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Bicycling is the perfect spring activity. It helps keep you active while providing the opportunity to get some fresh air […]
May 12, 2017
by Peggy Mazyck
Warm temperatures and sunny skies offer the perfect time to enjoy an adventure on Hell’s Hollow Wildlife Adventure Trail in Mercer County, PA. The four-mile trek through hills and valleys offers fascinating historical, environmental, and wildlife sights. The trail is situated among 100 acres of scenic forest. One different aspect of the tour is that you can choose to explore the trail on a trail buggy instead of walking or biking. Sights to enjoy along the trail include a cascading waterfall (Spirit Falls), beaver dams, deer, wild turkeys, eagles, a swamp, Indian hunting grounds, and historic buildings such as remnants of an iron ore furnace and a stone house and barn built in 1824.
My choice for exploring the trail was a trail buggy. I received a brochure that gave details on the historical and environmental significance of each stop. The paths and stops were clearly marked. One of the first things I noticed about the trail was the peace and tranquility. As my trail buggy wound up and down hills, I was struck by the beauty of the forest. The trees were of many types, tall and thick, providing a canopy of shade.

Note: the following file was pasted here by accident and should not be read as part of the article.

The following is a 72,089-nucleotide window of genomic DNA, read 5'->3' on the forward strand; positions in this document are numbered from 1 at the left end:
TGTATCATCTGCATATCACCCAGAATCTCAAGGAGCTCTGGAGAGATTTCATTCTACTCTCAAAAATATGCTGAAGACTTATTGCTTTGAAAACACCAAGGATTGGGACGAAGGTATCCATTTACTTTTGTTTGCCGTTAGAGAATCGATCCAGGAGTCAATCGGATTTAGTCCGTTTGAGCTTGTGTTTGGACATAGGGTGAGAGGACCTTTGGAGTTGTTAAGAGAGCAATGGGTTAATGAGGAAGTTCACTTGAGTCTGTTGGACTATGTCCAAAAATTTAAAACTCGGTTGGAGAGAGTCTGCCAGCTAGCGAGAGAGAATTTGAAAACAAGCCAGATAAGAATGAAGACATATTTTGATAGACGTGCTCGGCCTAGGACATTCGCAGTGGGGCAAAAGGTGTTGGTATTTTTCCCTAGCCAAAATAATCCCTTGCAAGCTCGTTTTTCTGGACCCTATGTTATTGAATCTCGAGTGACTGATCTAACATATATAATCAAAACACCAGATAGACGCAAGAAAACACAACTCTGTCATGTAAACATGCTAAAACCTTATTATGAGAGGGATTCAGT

My first stop was at “Spirit Falls,” a cascading waterfall which is rumored to be the place where the spirit of an Indian named “Harthegig” lingers. Many reports have been received that people visiting the area hear moans, groans, laughter, and screams coming from the falls. On my visit, I didn’t hear groans or laughter, but I enjoyed standing on the ledge looking out at the falling water with the wind against my face and the sounds of nature in the background. It was the perfect scene for taking pictures.
As I traveled the trail I saw the remains of a beaver dam at Lackawonnock Lake, which is a bog lake created from glaciers. The Iron Ore Furnace was another interesting landmark. In addition to the furnace, this stop showcased the remnants of an old stone bridge.
Along the trail were berry patches, ferns, and incredibly, a swamp. Later I climbed a lookout tower which gave a fantastic view of the entire area. My final stop was the barn at Hell’s Hollow Farm. On display were vintage implements dating back to the 1800s.
This tour was fun, educational, and adventurous. For more information on planning a jaunt on Hell’s Hollow Wildlife Adventure Trail, visit www.hellshollowwildlifeadventuretrail.com or call 724-662-1999.